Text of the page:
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Communications and Public Affairs

Headers and Subheads

Headers are used throughout the site as page titles, subheads and callout headers.

Keep these guidelines in mind when writing headers:

  • most headers and page titles should be brief phrases (approximately five words or less)
  • if your headers form complete sentences, where punctuation is needed, then only the first word and proper nouns should be capitalized (sentence case) EXAMPLE: Be a leader.
  • if there is no punctuation, all important words should be capitalized (title case) EXAMPLE: Making an Impact
  • do not use acronyms in headers
  • use subheads to break up lengthy page copy. Breaking up the copy visually makes it less intimidating to readers so that they are more likely to remain engaged.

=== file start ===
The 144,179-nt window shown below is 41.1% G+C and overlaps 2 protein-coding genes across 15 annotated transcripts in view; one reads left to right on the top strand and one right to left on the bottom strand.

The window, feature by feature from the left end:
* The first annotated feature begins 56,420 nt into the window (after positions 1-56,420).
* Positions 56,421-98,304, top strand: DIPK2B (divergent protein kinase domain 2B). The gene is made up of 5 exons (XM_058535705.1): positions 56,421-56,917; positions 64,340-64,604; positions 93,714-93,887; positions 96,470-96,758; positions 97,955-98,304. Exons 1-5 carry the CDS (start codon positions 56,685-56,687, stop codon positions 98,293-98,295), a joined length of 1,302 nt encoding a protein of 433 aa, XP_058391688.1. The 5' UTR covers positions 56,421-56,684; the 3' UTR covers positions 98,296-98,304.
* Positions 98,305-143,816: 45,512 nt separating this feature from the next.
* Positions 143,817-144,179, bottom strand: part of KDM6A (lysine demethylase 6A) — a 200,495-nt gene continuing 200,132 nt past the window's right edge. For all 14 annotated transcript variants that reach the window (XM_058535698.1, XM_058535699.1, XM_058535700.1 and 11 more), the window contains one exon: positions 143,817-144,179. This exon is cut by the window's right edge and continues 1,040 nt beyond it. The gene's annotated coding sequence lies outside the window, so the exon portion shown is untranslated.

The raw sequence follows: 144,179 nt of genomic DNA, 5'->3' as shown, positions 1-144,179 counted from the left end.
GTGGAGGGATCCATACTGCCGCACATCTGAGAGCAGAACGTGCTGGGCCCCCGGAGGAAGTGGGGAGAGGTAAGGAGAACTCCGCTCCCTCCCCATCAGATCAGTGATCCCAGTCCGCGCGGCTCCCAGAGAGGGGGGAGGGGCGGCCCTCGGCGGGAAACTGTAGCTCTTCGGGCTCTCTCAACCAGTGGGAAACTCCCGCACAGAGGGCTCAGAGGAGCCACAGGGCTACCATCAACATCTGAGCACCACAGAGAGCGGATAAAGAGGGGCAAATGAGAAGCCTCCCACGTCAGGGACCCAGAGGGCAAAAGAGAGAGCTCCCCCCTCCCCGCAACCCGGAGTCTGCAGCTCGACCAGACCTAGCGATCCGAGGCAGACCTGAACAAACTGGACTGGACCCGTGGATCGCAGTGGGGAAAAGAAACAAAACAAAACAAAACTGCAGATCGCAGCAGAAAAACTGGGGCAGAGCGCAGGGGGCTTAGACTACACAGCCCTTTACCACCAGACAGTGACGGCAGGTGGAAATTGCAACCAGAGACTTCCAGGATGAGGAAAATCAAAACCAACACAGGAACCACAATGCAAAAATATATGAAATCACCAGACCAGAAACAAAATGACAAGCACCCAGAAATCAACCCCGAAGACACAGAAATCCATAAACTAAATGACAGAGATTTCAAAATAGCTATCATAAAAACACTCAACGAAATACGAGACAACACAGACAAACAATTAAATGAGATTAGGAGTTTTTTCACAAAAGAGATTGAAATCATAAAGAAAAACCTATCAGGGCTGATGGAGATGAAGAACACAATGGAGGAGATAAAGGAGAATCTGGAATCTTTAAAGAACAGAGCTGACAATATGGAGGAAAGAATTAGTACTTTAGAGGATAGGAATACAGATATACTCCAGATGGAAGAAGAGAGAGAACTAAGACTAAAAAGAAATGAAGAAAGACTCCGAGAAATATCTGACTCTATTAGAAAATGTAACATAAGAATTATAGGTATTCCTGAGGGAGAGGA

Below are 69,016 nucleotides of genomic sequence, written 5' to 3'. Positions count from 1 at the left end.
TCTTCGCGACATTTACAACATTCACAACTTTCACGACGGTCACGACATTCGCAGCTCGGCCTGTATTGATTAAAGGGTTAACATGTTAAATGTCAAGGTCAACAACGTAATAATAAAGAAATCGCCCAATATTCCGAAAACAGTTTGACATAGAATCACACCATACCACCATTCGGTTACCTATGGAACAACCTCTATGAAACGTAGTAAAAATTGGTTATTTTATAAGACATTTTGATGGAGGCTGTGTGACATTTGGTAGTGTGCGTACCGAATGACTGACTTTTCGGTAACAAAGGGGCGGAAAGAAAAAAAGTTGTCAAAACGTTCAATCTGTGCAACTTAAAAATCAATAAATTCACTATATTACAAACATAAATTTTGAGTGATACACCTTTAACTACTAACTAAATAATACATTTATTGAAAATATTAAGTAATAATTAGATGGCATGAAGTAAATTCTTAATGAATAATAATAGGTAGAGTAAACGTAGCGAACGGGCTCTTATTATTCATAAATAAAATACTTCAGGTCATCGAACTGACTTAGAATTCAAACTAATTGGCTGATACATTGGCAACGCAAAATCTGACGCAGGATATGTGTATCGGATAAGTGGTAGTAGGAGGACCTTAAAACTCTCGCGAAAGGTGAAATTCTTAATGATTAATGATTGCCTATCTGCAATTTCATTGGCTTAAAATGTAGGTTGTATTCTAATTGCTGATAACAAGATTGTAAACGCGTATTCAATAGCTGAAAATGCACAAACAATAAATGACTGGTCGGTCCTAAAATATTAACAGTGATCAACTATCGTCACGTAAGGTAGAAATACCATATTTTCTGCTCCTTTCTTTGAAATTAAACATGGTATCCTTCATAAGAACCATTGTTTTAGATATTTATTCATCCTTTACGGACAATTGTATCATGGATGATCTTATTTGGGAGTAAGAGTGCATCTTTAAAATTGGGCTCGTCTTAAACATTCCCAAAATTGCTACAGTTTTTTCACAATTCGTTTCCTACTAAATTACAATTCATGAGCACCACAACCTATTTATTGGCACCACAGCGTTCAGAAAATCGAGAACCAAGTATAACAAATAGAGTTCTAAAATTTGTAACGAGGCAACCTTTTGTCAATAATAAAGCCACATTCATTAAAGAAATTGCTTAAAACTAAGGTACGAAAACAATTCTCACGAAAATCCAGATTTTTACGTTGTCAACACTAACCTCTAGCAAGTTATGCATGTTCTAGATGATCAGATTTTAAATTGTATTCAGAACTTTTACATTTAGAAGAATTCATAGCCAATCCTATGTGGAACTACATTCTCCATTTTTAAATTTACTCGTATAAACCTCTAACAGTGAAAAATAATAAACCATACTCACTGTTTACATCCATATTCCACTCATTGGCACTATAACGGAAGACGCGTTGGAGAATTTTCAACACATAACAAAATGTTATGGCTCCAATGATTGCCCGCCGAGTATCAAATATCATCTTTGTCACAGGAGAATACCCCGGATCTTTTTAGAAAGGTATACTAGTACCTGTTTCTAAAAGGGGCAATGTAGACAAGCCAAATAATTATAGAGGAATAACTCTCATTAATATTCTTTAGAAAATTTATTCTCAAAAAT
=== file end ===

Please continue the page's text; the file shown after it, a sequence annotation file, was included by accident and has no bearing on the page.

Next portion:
Best practice

Using Subheads

When adding headings to your page, add an extra return before the heading to set it off from the text above it. 


Header Styles

Large bold headers paired with body text should be used to establish a clear information hierarchy. Within your body copy, you can add headers 3-6 to break up the text into easy digestible chunks. 

Header styling options:

Header One

Used ONLY for unit name; there should only be one H1 on a page

Header Two 

Used ONLY for page titles; there should only be one H2 on a page

Header Three

Used as subheads in text

Header Four

Used as subheads in text and headers in lists and grids

Header Five

Used as subheads in text

Header Six

Used as subheads in text


Best practice

Nesting Subheads

If you are using multiple headings under the same grouping, use a heading 3 for the first header and then heading 4s as subheads within that group. In this case, you can omit the extra return before the heading 4. 

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